Since I started working with Amazon Web Services (which is 1 year and 2 months ago), I knew I'd want to take an exam. I find that the process for exam preparation works very well for me, and allows me to have a structured learning programme. Besides, because of the multitude of AWS offerings, I wanted to limit the scope in some way, and even though the exams that I took still cover quite a wide range of services and products, I knew what I needed to focus on from the exam guide.
Since I've been working as a developer for 5 years, I thought it'd be logical to take the AWS Certified Developer Associate Exam. I must admit that I had started preparing for the exam way too early - just a few months after I had my first hands-on AWS experience, and after having had a look at a few courses and exam questions, I realised I was missing foundational knowledge about the Cloud. That's why I decided to start with AWS Certified Cloud Practitioner Exam. It was very helpful for me because during the preparation process I gained indispensable knowledge of AWS Cloud concepts, security and the core services which we use at work.
After that I started preparing for the AWS Certified Developer Associate Exam, which is quite technical, and requires some knowledge of AWS CLI and API methods. Below is the advice I'd give to anyone who would like to take this exam:
The most important thing is hands-on experience using the AWS CLI, the console or with SDK (all of these can come up in the exam). In my experience, I think sometimes when you're not familiar with a technology, you tend not to pick up the tasks related to it, and worry that if you do, your colleagues will have to spend too much time explaining things to you. I had to change my way of thinking and pick up AWS related work even though at the beginning I had little idea of what that work would involve. Luckily, my teammates were very supportive, and little by little I was able to do tasks on AWS with more independence. Some of the useful tasks that I did that could come up in the exam were using Parallel Scans in DynamoDb and defining IAM permissions.
Use AWS learning resources to the full. It's quite amazing how many excellent resources of different types there are to help you prepare for the exams. My favourite ones are:
- self-paced labs because they have different formats such as Hands-On Labs or Quest, and different levels. Some resources are not free here but you can pay for them with AWS credits. One way to get them is to attend AWS events.
- AWS Learning library. This is a part of the AWS Training and Certification portal, so you need to register there.
Attend AWS events. There are specific Training and Certification events, Dev Days and Online Tech Talks, as well as AWS User Groups around the world, and they are free! Another good thing is that if you register for an event, you can later get access to the presentation slides and/or recordings. AWS Reinvent (and some other events) include Jams and Jam Lounges - they are sets of realistic AWS challenges of varying levels. You can do them on your own or in a team in an auto-provisioned AWS environment. You can also compete with other teams if you like. An example of task that came up in a Jam was to install a Cloudwatch Agent on a server. Finally, my favourite AWS event has been AWS GameDay - an event where you have to solve a real world problem using AWS solutions in an account provisioned for you. AWS Summit Online will include some hands-on labs so be sure to register soon.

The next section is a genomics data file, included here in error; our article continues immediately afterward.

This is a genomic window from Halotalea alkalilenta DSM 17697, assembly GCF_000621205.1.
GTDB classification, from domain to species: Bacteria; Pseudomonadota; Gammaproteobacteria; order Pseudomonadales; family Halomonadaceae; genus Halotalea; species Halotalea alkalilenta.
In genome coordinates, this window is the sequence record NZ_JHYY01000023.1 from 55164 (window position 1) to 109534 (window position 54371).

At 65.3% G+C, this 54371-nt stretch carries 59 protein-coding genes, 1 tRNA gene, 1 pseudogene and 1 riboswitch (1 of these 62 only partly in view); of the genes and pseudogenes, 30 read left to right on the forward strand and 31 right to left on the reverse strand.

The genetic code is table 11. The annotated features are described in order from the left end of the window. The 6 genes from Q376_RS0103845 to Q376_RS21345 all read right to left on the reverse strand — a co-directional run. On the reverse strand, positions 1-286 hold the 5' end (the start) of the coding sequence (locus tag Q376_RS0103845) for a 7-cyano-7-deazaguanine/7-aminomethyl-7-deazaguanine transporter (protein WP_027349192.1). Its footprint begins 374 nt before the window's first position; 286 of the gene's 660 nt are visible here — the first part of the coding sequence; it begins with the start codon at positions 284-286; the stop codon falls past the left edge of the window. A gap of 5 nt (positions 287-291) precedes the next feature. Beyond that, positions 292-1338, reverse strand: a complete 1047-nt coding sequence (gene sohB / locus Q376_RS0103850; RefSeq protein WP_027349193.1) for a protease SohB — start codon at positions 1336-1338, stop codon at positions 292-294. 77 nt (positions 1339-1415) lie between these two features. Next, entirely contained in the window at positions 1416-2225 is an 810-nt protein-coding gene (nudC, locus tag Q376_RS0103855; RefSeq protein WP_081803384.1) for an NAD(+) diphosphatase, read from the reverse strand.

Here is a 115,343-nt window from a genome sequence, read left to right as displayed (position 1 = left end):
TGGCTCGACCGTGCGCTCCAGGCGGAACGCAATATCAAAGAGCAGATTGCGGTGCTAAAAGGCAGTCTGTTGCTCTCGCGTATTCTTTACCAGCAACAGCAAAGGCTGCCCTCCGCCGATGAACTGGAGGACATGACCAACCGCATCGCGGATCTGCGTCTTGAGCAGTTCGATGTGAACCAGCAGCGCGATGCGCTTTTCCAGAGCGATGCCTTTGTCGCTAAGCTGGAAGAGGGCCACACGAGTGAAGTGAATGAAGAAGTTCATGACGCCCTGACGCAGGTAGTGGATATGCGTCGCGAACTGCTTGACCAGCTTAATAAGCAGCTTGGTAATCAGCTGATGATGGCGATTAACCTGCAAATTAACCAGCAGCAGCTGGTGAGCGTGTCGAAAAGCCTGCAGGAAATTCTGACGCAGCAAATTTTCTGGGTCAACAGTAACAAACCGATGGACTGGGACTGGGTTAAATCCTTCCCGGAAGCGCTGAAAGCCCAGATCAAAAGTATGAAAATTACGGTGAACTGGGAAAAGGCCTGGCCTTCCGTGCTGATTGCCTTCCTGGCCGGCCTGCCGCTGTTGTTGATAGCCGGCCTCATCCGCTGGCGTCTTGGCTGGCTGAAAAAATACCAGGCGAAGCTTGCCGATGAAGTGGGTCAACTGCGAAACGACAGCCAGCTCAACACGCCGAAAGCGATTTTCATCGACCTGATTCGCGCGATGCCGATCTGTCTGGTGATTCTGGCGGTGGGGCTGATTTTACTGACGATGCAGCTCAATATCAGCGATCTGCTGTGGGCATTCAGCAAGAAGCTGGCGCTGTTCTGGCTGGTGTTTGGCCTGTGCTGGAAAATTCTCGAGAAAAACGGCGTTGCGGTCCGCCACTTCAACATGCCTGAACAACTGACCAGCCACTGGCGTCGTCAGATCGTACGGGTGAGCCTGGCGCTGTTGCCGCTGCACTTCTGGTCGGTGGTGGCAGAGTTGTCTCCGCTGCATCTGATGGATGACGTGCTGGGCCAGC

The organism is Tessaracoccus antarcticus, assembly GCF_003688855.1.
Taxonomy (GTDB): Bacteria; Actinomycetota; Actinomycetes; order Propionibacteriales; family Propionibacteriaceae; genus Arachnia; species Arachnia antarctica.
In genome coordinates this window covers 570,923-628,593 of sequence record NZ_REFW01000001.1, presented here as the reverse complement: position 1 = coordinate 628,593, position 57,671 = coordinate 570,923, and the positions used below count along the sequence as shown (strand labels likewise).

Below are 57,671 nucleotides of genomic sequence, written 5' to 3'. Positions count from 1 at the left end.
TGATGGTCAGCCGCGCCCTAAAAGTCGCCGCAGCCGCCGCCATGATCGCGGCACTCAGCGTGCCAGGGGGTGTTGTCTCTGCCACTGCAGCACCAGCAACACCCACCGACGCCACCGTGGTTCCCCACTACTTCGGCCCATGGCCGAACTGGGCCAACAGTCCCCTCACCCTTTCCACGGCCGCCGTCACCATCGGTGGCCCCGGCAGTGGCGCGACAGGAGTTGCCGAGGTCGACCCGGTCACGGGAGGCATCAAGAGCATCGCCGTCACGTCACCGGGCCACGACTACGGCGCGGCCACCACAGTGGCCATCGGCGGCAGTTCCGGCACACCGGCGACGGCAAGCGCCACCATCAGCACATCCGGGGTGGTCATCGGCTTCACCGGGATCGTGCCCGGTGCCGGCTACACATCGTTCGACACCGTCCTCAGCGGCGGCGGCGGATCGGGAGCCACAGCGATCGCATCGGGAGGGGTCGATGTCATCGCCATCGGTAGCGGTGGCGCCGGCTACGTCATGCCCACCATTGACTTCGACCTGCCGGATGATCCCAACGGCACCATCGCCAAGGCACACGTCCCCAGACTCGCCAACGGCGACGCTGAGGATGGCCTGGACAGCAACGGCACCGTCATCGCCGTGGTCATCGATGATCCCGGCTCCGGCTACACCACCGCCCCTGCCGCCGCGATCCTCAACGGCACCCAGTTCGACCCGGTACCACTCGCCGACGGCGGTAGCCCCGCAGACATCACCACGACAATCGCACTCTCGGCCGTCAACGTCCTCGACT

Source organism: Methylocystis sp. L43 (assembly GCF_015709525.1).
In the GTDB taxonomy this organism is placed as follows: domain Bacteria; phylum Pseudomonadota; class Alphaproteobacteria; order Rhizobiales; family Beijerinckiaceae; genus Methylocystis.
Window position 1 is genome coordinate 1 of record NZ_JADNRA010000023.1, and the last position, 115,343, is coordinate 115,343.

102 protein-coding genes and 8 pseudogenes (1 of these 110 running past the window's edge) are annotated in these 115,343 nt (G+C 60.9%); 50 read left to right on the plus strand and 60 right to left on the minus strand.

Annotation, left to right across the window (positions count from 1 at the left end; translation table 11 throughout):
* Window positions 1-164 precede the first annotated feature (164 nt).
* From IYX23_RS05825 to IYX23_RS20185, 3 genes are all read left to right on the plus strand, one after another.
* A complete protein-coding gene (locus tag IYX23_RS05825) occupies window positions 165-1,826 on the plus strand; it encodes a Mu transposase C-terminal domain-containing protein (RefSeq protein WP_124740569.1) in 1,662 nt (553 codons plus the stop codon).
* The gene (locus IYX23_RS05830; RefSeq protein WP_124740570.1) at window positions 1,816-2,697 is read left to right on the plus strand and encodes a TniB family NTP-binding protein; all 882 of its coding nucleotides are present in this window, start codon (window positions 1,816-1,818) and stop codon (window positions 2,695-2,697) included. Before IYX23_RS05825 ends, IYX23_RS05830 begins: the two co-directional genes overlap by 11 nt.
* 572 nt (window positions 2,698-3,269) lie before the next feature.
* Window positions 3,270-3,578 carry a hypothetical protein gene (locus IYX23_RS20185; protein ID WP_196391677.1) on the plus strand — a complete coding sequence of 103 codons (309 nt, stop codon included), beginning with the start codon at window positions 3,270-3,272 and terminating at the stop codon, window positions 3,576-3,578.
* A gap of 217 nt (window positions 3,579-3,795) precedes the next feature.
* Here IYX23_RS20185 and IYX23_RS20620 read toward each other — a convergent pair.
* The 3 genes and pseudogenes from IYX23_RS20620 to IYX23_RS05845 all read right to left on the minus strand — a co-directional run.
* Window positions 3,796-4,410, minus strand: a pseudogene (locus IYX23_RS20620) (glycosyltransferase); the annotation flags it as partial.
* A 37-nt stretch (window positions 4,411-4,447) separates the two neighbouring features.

Blogging turned out to be of great help during the exam preparation to reinforce the knowledge in written form. Even though the posts weren't very long, I found that when I was writing up about an AWS service or an aspect of it, I wanted to investigate things a bit more to ensure that what I wrote was correct.
There are a lot of learning platforms that provide AWS exam preparation courses and practice tests. While some of them are excellent, others might not be that great. I think everyone who is preparing to sit an AWS exam should make use of AWS-provided sample exam questions - the explanation of why each option is correct or incorrect is really handy and can itself serve as a source of learning. There is also a practice test that you can purchase in the training portal. It costs $20, and although you can take it as many times as you like, you have to pay every time. Because it's not free, I think it's best saved till the end of your preparation period.
It's very important to be committed to learning. We all have busy lives, families and other matters to attend to, so passive learning such as listening to AWS podcasts or recordings of events described earlier can still help you to get ready to achieve AWS certification. I found this to be of great assistance when I wanted to get general understanding about a specific service I hadn't come across yet because albeit technical, the topics of some podcasts and events are high level and allow you to focus on a bigger picture while you're on the go. Attention Spanish speakers - an AWSome podcast is Charlas Técnicas.
I passed both AWS Certified Cloud Practitioner and Developer Associate exam. The skillsI obtained during the exam preparation is invaluable to me in my job (and it's nice to have the validation of your knowledge), and I feel that I have made a big step from where I was last year (a total AWS beginner with no knowledge of the Cloud whatsoever) to where I'm now - being able to develop, deploy, and debug AWS-based applications, and understand and use the most important Amazon Web Services and best practices. I'd encourage Software Developers who work with AWS or are only starting to do so, to challenge themselves, take the AWS Certified Developer Associate exam and I'm sure you'll deepen your knowledge of AWS Cloud.